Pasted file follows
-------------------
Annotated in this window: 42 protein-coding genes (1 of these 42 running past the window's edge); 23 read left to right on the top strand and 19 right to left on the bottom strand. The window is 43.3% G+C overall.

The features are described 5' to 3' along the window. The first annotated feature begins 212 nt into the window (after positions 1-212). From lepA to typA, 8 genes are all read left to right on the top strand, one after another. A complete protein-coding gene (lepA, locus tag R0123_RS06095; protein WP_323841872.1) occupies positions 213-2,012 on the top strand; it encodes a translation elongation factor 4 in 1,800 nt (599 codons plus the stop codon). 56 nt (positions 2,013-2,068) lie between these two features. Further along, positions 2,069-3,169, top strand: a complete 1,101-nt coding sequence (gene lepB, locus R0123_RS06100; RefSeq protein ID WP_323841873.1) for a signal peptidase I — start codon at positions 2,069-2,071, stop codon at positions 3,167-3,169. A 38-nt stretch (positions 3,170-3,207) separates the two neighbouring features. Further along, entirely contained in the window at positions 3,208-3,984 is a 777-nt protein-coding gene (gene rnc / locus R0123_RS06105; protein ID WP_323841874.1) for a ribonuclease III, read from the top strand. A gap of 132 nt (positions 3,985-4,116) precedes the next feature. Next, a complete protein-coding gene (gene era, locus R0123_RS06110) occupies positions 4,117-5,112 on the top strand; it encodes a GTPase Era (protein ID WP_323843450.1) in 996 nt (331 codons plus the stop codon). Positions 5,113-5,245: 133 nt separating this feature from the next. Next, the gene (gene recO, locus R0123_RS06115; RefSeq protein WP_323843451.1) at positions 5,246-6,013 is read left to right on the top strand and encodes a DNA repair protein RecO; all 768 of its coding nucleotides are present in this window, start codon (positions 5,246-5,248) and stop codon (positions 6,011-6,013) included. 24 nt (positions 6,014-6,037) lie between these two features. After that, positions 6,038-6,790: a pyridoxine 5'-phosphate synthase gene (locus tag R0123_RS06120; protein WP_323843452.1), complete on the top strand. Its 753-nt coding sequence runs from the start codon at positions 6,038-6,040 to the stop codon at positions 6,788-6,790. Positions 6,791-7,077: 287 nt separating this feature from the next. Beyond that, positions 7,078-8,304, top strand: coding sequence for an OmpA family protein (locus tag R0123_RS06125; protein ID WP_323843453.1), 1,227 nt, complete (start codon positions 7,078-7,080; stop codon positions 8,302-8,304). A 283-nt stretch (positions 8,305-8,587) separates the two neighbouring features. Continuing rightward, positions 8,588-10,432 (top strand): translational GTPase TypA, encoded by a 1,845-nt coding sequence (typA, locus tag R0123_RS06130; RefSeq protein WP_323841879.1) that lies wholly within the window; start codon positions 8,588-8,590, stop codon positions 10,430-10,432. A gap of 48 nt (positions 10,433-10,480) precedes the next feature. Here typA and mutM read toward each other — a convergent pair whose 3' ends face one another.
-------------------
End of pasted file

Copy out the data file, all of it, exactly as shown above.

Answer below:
Annotated in this window: 42 protein-coding genes (1 of these 42 running past the window's edge); 23 read left to right on the top strand and 19 right to left on the bottom strand. The window is 43.3% G+C overall.

The features are described 5' to 3' along the window. The first annotated feature begins 212 nt into the window (after positions 1-212). From lepA to typA, 8 genes are all read left to right on the top strand, one after another. A complete protein-coding gene (lepA, locus tag R0123_RS06095; protein WP_323841872.1) occupies positions 213-2,012 on the top strand; it encodes a translation elongation factor 4 in 1,800 nt (599 codons plus the stop codon). 56 nt (positions 2,013-2,068) lie between these two features. Further along, positions 2,069-3,169, top strand: a complete 1,101-nt coding sequence (gene lepB, locus R0123_RS06100; RefSeq protein ID WP_323841873.1) for a signal peptidase I — start codon at positions 2,069-2,071, stop codon at positions 3,167-3,169. A 38-nt stretch (positions 3,170-3,207) separates the two neighbouring features. Further along, entirely contained in the window at positions 3,208-3,984 is a 777-nt protein-coding gene (gene rnc / locus R0123_RS06105; protein ID WP_323841874.1) for a ribonuclease III, read from the top strand. A gap of 132 nt (positions 3,985-4,116) precedes the next feature. Next, a complete protein-coding gene (gene era, locus R0123_RS06110) occupies positions 4,117-5,112 on the top strand; it encodes a GTPase Era (protein ID WP_323843450.1) in 996 nt (331 codons plus the stop codon). Positions 5,113-5,245: 133 nt separating this feature from the next. Next, the gene (gene recO, locus R0123_RS06115; RefSeq protein WP_323843451.1) at positions 5,246-6,013 is read left to right on the top strand and encodes a DNA repair protein RecO; all 768 of its coding nucleotides are present in this window, start codon (positions 5,246-5,248) and stop codon (positions 6,011-6,013) included. 24 nt (positions 6,014-6,037) lie between these two features. After that, positions 6,038-6,790: a pyridoxine 5'-phosphate synthase gene (locus tag R0123_RS06120; protein WP_323843452.1), complete on the top strand. Its 753-nt coding sequence runs from the start codon at positions 6,038-6,040 to the stop codon at positions 6,788-6,790. Positions 6,791-7,077: 287 nt separating this feature from the next. Beyond that, positions 7,078-8,304, top strand: coding sequence for an OmpA family protein (locus tag R0123_RS06125; protein ID WP_323843453.1), 1,227 nt, complete (start codon positions 7,078-7,080; stop codon positions 8,302-8,304). A 283-nt stretch (positions 8,305-8,587) separates the two neighbouring features. Continuing rightward, positions 8,588-10,432 (top strand): translational GTPase TypA, encoded by a 1,845-nt coding sequence (typA, locus tag R0123_RS06130; RefSeq protein WP_323841879.1) that lies wholly within the window; start codon positions 8,588-8,590, stop codon positions 10,430-10,432. A gap of 48 nt (positions 10,433-10,480) precedes the next feature. Here typA and mutM read toward each other — a convergent pair whose 3' ends face one another.